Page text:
We are living in a period of change, where technological advancements are disrupting industries everywhere.
Those with the right skills will be able to seize the opportunities, and enjoy tremendous rewards. Those who are unable to adjust and adapt will face more challenges.
The fear of being made obsolete is real for older, mid-career workers and this creates anxiety. Given that their skills will be less ‘current’ by definition, they are at higher risk of career disruption .
“And that’s why we will need to review our policies and strengthen our institutions to ensure that work remains a central way for Singaporeans to thrive,” DPM Lawrence Wong said.
To address the evolving nature of work, we will need to redouble our investments in skills and human capital, DPM Wong said.
Most workers these days will have multiple careers in their lifetimes. Even in the rare case of someone working in the same company throughout their lives, the work they do will likely evolve over time.
DPM Wong said, “Employers may not support the training programmes. Or even if employers say that they will allow their workers to attend, they may not pay the salaries of the workers during the period of training.”
Also, mid-career workers, many of whom need to take care of both elderly parents and children, find it difficult to commit to such training. For the workers who are displaced, their challenges are even more acute.
“Some may need to switch to a new field altogether, but they find it difficult to go for training when they are unemployed and still have families to support,” DPM Wong said. “So they may end up just taking the first job available, even if it is not a good fit for them, which is not ideal,” he added.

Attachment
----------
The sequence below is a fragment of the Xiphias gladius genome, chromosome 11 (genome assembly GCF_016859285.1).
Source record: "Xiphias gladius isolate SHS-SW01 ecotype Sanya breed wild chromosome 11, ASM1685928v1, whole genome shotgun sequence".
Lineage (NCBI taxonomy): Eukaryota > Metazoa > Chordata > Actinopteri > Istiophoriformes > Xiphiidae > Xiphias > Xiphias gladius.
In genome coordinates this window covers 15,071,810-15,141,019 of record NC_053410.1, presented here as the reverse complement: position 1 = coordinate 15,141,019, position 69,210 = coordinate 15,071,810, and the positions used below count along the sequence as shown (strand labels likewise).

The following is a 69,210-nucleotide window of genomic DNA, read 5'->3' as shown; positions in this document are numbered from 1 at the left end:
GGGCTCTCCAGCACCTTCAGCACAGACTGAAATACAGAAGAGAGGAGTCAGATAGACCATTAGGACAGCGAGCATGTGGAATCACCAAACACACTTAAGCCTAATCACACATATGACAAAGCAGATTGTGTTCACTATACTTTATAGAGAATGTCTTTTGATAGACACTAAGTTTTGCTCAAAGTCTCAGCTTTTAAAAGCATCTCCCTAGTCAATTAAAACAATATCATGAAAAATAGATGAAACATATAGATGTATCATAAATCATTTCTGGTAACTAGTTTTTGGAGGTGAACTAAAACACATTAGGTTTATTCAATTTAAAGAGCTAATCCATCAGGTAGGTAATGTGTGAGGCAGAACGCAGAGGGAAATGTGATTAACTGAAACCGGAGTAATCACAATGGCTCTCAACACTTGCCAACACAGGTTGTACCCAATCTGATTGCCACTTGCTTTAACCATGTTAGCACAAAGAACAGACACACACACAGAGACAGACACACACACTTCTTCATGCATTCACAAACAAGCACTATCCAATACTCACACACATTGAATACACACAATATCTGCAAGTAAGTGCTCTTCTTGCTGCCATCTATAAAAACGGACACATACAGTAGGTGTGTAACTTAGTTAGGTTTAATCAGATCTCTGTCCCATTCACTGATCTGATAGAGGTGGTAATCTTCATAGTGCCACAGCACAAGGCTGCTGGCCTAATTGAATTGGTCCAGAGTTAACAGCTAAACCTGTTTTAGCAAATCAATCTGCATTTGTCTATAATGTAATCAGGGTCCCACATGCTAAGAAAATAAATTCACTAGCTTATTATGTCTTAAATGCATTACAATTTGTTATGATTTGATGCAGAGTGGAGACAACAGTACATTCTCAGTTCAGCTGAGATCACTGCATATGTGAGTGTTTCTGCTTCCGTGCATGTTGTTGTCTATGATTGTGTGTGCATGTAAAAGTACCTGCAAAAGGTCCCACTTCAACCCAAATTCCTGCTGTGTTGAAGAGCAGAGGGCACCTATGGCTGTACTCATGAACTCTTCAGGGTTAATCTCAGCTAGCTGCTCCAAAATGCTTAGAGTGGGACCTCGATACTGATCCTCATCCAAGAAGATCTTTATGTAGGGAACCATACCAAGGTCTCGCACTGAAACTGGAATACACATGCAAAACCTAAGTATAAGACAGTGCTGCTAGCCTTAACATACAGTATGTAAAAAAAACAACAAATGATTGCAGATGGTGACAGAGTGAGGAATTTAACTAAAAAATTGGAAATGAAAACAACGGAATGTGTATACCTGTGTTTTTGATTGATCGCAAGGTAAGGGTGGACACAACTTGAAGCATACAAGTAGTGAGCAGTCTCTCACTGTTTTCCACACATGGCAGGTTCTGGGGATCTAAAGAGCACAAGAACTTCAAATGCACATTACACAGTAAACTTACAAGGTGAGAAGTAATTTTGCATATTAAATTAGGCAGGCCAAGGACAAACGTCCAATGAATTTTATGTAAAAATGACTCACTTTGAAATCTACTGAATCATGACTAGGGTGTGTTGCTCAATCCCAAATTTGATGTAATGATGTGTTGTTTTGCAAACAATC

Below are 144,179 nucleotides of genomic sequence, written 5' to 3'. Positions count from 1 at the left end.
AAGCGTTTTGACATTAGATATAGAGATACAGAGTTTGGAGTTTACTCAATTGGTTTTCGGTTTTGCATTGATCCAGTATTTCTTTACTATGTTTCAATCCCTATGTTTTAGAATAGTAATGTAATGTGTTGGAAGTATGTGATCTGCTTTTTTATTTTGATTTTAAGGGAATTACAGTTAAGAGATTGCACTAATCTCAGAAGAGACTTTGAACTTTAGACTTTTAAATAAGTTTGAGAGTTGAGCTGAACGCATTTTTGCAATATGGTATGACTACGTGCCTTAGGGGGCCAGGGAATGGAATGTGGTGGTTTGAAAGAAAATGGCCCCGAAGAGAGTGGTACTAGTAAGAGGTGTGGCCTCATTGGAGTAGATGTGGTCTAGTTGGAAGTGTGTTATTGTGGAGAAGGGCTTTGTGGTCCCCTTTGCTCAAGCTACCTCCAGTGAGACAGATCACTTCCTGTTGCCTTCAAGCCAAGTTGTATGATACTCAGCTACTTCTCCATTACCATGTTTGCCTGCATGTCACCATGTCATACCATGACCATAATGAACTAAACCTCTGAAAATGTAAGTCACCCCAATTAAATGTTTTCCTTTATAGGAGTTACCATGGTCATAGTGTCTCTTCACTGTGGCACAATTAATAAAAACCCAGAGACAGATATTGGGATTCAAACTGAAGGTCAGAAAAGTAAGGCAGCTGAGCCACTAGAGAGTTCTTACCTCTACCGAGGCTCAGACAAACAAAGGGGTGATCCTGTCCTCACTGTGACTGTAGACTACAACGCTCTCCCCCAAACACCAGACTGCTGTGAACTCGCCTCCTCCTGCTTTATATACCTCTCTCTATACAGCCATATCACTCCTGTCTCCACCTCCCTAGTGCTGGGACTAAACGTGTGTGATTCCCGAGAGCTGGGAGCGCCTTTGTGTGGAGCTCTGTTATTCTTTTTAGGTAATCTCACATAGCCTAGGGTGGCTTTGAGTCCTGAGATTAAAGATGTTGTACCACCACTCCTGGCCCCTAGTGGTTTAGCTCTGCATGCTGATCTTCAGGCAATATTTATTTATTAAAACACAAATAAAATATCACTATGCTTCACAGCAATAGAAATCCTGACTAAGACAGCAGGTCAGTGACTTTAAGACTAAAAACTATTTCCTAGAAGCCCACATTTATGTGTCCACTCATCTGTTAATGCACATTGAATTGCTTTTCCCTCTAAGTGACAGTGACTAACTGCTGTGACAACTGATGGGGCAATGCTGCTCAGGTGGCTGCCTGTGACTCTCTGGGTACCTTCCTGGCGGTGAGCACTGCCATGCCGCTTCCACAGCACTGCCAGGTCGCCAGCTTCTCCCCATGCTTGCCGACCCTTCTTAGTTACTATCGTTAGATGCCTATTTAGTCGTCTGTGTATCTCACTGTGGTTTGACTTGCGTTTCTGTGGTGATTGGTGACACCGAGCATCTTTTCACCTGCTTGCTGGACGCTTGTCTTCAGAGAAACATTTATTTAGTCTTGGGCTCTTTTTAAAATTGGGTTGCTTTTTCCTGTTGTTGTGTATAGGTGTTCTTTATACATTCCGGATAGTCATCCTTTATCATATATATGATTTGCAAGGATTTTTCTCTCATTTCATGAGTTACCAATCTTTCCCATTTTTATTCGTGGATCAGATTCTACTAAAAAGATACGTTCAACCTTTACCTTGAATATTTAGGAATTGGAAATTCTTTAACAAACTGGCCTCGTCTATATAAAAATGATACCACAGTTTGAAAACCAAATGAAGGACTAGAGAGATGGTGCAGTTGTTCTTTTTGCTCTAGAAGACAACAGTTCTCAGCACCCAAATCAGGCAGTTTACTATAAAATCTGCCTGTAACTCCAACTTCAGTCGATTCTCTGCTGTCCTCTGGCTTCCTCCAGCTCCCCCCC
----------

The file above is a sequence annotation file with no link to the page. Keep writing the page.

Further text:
We want to avoid the negative outcomes seen in other countries where unemployment benefits offered to displaced workers are so generous that these displaced workers find it more attractive to stay unemployed than to get back into the workforce.
What we really should be thinking about is re-employment support, rather than unemployment support, DPM Wong said.
Employers Need To Step Up
DPM Wong said employers need to ‘step up to invest in the training of their workers, and to encourage more training that leads to recognised, verifiable credentials’.
“We need to improve labour market information and strengthen labour market intermediaries, so that there can be better matching of jobs and workers,” said DPM Wong.
“In fact, we also want to provide workers with easy access to their own data on their skills and competencies, as well as the areas of future industry demand and growth, so that workers can be empowered and take greater responsibility to plan their own careers.
“These are major changes which we are thinking about to take our SkillsFuture eco-system to the next level, and to strengthen our system of lifelong learning and training. So that’s one big area that we are applying our minds on, and we will be reviewing and seeing what more changes and improvements we can do,” DPM Wong said.